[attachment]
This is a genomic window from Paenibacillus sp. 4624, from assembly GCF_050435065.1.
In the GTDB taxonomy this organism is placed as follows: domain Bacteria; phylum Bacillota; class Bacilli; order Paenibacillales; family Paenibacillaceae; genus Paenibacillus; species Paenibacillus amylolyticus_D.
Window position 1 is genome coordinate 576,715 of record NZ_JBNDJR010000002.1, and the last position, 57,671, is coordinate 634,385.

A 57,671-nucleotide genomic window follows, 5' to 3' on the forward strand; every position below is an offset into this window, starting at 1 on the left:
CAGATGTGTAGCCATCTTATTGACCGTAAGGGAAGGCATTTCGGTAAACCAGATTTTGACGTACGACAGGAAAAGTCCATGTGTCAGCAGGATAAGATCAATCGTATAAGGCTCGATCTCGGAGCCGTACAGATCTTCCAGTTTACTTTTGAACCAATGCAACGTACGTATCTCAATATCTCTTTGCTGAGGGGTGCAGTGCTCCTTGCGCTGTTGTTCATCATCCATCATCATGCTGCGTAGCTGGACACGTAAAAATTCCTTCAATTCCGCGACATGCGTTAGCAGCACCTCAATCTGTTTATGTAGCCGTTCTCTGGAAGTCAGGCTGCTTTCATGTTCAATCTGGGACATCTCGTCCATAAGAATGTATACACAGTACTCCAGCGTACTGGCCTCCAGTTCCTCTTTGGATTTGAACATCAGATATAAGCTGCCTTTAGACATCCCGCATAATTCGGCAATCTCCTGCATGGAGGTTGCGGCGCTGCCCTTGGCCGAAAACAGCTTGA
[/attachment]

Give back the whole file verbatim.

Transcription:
This is a genomic window from Paenibacillus sp. 4624, from assembly GCF_050435065.1.
In the GTDB taxonomy this organism is placed as follows: domain Bacteria; phylum Bacillota; class Bacilli; order Paenibacillales; family Paenibacillaceae; genus Paenibacillus; species Paenibacillus amylolyticus_D.
Window position 1 is genome coordinate 576,715 of record NZ_JBNDJR010000002.1, and the last position, 57,671, is coordinate 634,385.

A 57,671-nucleotide genomic window follows, 5' to 3' on the forward strand; every position below is an offset into this window, starting at 1 on the left:
CAGATGTGTAGCCATCTTATTGACCGTAAGGGAAGGCATTTCGGTAAACCAGATTTTGACGTACGACAGGAAAAGTCCATGTGTCAGCAGGATAAGATCAATCGTATAAGGCTCGATCTCGGAGCCGTACAGATCTTCCAGTTTACTTTTGAACCAATGCAACGTACGTATCTCAATATCTCTTTGCTGAGGGGTGCAGTGCTCCTTGCGCTGTTGTTCATCATCCATCATCATGCTGCGTAGCTGGACACGTAAAAATTCCTTCAATTCCGCGACATGCGTTAGCAGCACCTCAATCTGTTTATGTAGCCGTTCTCTGGAAGTCAGGCTGCTTTCATGTTCAATCTGGGACATCTCGTCCATAAGAATGTATACACAGTACTCCAGCGTACTGGCCTCCAGTTCCTCTTTGGATTTGAACATCAGATATAAGCTGCCTTTAGACATCCCGCATAATTCGGCAATCTCCTGCATGGAGGTTGCGGCGCTGCCCTTGGCCGAAAACAGCTTGA